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Associated Press
The six prosperity gospel ministries under scrutiny by Republican Sen. Charles Grassley are a tough group to take on. The televangelists are veterans at outmaneuvering opponents, and in this case are even getting support from their critics.
Religious groups who consider the prosperity gospel a rip-off still see the inquiry as a potential threat to church independence if it ends with new tax rules for all ministries.
The investigation also has the potential to alienate Christian conservatives at a time when the GOP can least afford to do so – ahead of a presidential election in which no prospective Republican nominee has shown he can mobilize the Christian right nationwide.
“I was amazed that Grassley took this on knowing this likely will stretch into next year,” said Bill Martin, a Rice University sociologist and author of “With God on Their Side: The Rise of the Religious Right in America.”
Grassley, the ranking Republican on the Senate Finance Committee, is looking at whether the televangelists’ salaries and benefits exceed IRS limits for nonprofits. He has spent years reviewing the finances of tax-exempt organizations.
The Iowa senator says he is simply enforcing the existing tax rules. But that’s little comfort for the many Christian conservatives who, like fiscal conservatives, loathe the IRS. Some religious leaders have been trying unsuccessfully for years to overturn IRS restrictions on political activity for their groups.
Long before Grassley announced his inquiry, critics inside and outside the Christian community had been targeting televangelists for how they raise money, then spend what they collect. The prosperity gospel teaches that rewards come in this life to people who are right with God. The more money that followers give to the ministries, the greater the return, according to the philosophy.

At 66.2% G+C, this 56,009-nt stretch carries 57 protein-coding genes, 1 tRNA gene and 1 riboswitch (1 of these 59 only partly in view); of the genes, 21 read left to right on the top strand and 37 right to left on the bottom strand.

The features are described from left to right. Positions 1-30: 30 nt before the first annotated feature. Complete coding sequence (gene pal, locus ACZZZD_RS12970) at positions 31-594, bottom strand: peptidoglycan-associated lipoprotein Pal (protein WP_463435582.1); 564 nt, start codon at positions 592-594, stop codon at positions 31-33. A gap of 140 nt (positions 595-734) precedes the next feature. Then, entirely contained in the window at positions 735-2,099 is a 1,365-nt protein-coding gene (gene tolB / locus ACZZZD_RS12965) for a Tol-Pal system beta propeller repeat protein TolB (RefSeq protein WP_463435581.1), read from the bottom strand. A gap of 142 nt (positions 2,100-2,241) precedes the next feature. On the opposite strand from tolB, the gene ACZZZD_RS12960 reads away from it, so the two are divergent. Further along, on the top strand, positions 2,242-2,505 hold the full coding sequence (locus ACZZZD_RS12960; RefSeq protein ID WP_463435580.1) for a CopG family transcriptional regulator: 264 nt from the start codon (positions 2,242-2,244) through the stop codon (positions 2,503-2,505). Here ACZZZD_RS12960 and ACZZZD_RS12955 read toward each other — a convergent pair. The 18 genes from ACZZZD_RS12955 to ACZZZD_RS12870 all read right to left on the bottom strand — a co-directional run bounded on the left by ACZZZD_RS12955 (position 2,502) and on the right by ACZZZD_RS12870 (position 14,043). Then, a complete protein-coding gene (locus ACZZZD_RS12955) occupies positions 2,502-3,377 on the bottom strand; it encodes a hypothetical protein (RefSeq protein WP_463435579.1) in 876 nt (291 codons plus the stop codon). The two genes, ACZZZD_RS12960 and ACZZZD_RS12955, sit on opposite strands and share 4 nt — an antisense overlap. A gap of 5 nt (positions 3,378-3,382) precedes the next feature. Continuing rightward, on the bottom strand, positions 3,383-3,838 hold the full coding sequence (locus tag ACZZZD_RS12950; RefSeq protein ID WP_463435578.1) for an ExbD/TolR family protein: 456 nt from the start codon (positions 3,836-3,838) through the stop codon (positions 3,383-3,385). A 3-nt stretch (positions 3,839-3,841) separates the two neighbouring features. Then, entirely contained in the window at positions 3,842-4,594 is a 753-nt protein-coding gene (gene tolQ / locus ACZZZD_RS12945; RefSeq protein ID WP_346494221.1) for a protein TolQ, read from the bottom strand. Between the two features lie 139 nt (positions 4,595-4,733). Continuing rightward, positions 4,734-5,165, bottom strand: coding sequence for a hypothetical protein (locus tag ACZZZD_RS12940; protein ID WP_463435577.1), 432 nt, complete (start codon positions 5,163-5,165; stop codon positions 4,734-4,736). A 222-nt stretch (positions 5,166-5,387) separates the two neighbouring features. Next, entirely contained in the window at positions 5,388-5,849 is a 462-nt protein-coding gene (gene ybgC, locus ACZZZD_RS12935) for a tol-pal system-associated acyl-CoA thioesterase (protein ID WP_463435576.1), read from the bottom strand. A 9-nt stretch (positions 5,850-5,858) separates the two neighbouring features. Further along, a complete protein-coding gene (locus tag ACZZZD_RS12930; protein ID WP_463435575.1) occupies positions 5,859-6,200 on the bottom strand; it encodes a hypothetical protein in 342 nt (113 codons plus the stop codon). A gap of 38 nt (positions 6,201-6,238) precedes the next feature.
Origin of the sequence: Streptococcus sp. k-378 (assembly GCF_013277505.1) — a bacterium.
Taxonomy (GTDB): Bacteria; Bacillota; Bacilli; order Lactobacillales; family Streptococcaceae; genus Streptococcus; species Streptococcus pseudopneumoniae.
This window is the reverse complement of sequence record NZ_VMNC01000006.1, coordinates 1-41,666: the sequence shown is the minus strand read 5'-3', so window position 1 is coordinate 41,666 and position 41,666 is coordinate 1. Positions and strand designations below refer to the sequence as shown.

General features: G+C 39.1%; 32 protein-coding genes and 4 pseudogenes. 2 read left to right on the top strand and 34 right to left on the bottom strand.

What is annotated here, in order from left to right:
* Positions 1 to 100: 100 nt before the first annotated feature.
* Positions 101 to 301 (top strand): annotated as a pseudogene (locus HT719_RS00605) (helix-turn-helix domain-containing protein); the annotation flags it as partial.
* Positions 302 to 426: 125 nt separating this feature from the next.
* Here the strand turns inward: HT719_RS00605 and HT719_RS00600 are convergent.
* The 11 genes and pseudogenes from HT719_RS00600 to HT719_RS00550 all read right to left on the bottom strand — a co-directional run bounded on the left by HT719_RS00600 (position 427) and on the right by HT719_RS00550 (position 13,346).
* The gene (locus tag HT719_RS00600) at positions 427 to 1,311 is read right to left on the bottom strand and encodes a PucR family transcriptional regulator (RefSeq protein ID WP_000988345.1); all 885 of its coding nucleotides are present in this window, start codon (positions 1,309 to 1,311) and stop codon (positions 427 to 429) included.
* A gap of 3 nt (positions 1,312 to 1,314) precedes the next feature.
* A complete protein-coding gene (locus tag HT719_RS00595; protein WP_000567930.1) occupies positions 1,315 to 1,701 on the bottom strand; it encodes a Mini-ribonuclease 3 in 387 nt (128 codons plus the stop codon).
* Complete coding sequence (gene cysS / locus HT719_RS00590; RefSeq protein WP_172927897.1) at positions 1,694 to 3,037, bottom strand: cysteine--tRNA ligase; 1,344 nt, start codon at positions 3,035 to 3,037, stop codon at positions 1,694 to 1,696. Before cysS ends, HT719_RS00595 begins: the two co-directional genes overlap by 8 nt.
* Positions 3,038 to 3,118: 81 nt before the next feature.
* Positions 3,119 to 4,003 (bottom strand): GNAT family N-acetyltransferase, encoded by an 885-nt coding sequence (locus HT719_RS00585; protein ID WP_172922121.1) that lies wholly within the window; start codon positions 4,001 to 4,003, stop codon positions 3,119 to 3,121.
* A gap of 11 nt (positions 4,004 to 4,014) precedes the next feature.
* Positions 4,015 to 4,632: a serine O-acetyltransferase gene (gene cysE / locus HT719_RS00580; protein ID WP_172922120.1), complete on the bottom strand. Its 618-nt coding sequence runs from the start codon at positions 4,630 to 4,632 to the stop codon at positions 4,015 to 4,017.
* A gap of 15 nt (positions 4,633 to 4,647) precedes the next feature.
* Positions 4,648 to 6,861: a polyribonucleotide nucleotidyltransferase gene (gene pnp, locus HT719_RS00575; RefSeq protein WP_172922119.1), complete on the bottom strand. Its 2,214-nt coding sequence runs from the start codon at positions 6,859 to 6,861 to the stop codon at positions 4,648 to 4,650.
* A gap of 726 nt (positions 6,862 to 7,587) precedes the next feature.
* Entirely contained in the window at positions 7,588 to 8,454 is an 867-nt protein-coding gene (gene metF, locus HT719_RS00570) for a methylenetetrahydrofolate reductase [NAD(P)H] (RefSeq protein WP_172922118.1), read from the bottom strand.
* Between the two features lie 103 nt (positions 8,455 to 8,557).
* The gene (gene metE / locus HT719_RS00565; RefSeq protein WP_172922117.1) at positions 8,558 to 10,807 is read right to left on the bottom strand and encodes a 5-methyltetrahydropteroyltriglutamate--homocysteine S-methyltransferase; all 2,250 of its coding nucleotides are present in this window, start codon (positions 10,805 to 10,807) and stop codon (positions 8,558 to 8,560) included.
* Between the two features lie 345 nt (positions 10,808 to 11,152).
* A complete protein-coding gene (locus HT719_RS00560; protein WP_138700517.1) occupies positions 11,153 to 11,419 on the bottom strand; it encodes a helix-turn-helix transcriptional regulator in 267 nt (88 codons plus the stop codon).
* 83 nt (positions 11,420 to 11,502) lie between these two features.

Hank Hanegraaff, president of the Christian Research Institute, a well-known evangelical group in Charlotte, N.C., has written and spoken extensively against prosperity teaching. The Trinity Foundation, a ragtag but dogged Christian group in Texas, is so dedicated to taking down the ministries, it dives into their Dumpsters to get evidence against them.
Yet, detractors have failed to slow the groups.
The six ministries under review collectively receive hundreds of millions of dollars in donations each year. While the preachers vary in their personal wealth, they are positioned to hire the best lawyers and public relations advisers in any showdown with the government.
The groups aren’t legally required to provide the documentation the senator requested, and only one – Joyce Meyer Ministries of Fenton, Mo. – pledged full cooperation. Two others – Georgia megachurch pastors Creflo Dollar and Bishop Eddie Long – aren’t complying.
Kenneth and Gloria Copeland of Texas, turned over some materials, which the senator is reviewing. The two remaining ministries – Benny Hinn of Texas and Randy and Paula White of Tampa – have had contact with Grassley’s office, but haven’t said whether they will answer all his questions.
Grassley has faced organizations with deep pockets before, but the preachers have another advantage: an unparalleled ability to defend themselves to their constituents.
The ministries broadcast around the country and the world – often daily – and have taken full advantage of the Internet age to communicate with followers. The preachers not only spread religious beliefs, but also a worldview. And from their perspective, Grassley’s investigation can be seen as another instance of persecution in a society that doesn’t accept them.
Paul Crouch Jr., son of the founder of the Trinity Broadcast Network – which is not under review, but broadcasts some preachers who are – has called Grassley’s investigation an “inquisition” that amounts to “spiritual warfare.” Crouch drew a parallel between resisting the senator and fighting off Nazis.
Grassley tried to blunt this kind of criticism by emphasizing his own spirituality, as a dedicated, churchgoing Baptist, but the approach has backfired.
Religious leaders complained that Grassley created a perception that his investigation pits one religious view against another. Some critics noted that Baptists and other evangelicals have deep theological differences with Pentecostalism, which gave rise to the prosperity gospel.
Grassley has repeatedly insisted that his investigation is not about doctrine, but whether the ministries are playing by the rules.
The televangelists insist that they are. But they might never have to prove it.
Copyright 2007 The Associated Press. All rights reserved. This material may not be published, broadcast, rewritten or redistributed.

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